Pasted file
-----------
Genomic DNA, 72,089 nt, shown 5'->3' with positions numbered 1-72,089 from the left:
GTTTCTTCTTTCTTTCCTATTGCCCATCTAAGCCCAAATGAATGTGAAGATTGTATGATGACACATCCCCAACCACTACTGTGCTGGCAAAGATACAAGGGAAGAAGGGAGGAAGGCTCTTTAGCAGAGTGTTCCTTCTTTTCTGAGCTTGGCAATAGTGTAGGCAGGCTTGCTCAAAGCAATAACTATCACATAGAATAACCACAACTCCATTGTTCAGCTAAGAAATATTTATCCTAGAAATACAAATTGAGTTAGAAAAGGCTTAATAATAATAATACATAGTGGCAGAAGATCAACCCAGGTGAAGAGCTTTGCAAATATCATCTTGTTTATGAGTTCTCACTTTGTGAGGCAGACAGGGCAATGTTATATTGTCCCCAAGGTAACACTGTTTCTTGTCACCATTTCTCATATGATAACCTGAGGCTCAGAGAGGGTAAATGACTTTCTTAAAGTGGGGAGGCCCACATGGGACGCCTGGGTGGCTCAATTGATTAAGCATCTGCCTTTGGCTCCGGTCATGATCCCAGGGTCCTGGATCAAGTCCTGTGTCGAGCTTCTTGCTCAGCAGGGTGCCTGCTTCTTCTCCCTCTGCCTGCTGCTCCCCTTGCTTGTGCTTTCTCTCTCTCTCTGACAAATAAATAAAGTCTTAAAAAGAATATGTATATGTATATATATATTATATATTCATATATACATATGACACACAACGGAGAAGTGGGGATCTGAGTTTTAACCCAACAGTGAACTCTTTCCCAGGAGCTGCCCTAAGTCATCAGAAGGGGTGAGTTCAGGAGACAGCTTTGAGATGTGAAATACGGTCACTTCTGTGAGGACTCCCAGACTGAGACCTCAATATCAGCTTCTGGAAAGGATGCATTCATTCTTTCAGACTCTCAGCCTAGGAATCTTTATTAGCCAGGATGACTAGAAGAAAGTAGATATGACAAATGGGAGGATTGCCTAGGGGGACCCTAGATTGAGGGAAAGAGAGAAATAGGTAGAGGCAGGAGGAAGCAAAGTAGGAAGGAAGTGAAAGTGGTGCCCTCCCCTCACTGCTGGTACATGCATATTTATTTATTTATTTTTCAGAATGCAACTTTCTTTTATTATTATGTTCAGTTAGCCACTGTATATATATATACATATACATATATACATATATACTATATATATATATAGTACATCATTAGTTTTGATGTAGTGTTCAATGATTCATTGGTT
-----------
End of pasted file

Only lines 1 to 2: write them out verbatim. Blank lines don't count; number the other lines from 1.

Genomic DNA, 72,089 nt, shown 5'->3' with positions numbered 1-72,089 from the left:
GTTTCTTCTTTCTTTCCTATTGCCCATCTAAGCCCAAATGAATGTGAAGATTGTATGATGACACATCCCCAACCACTACTGTGCTGGCAAAGATACAAGGGAAGAAGGGAGGAAGGCTCTTTAGCAGAGTGTTCCTTCTTTTCTGAGCTTGGCAATAGTGTAGGCAGGCTTGCTCAAAGCAATAACTATCACATAGAATAACCACAACTCCATTGTTCAGCTAAGAAATATTTATCCTAGAAATACAAATTGAGTTAGAAAAGGCTTAATAATAATAATACATAGTGGCAGAAGATCAACCCAGGTGAAGAGCTTTGCAAATATCATCTTGTTTATGAGTTCTCACTTTGTGAGGCAGACAGGGCAATGTTATATTGTCCCCAAGGTAACACTGTTTCTTGTCACCATTTCTCATATGATAACCTGAGGCTCAGAGAGGGTAAATGACTTTCTTAAAGTGGGGAGGCCCACATGGGACGCCTGGGTGGCTCAATTGATTAAGCATCTGCCTTTGGCTCCGGTCATGATCCCAGGGTCCTGGATCAAGTCCTGTGTCGAGCTTCTTGCTCAGCAGGGTGCCTGCTTCTTCTCCCTCTGCCTGCTGCTCCCCTTGCTTGTGCTTTCTCTCTCTCTCTGACAAATAAATAAAGTCTTAAAAAGAATATGTATATGTATATATATATTATATATTCATATATACATATGACACACAACGGAGAAGTGGGGATCTGAGTTTTAACCCAACAGTGAACTCTTTCCCAGGAGCTGCCCTAAGTCATCAGAAGGGGTGAGTTCAGGAGACAGCTTTGAGATGTGAAATACGGTCACTTCTGTGAGGACTCCCAGACTGAGACCTCAATATCAGCTTCTGGAAAGGATGCATTCATTCTTTCAGACTCTCAGCCTAGGAATCTTTATTAGCCAGGATGACTAGAAGAAAGTAGATATGACAAATGGGAGGATTGCCTAGGGGGACCCTAGATTGAGGGAAAGAGAGAAATAGGTAGAGGCAGGAGGAAGCAAAGTAGGAAGGAAGTGAAAGTGGTGCCCTCCCCTCACTGCTGGTACATGCATATTTATTTATTTATTTTTCAGAATGCAACTTTCTTTTATTATTATGTTCAGTTAGCCACTGTATATATATATACATATACATATATACATATATACTATATATATATATAGTACATCATTAGTTTTGATGTAGTGTTCAATGATTCATTGGTT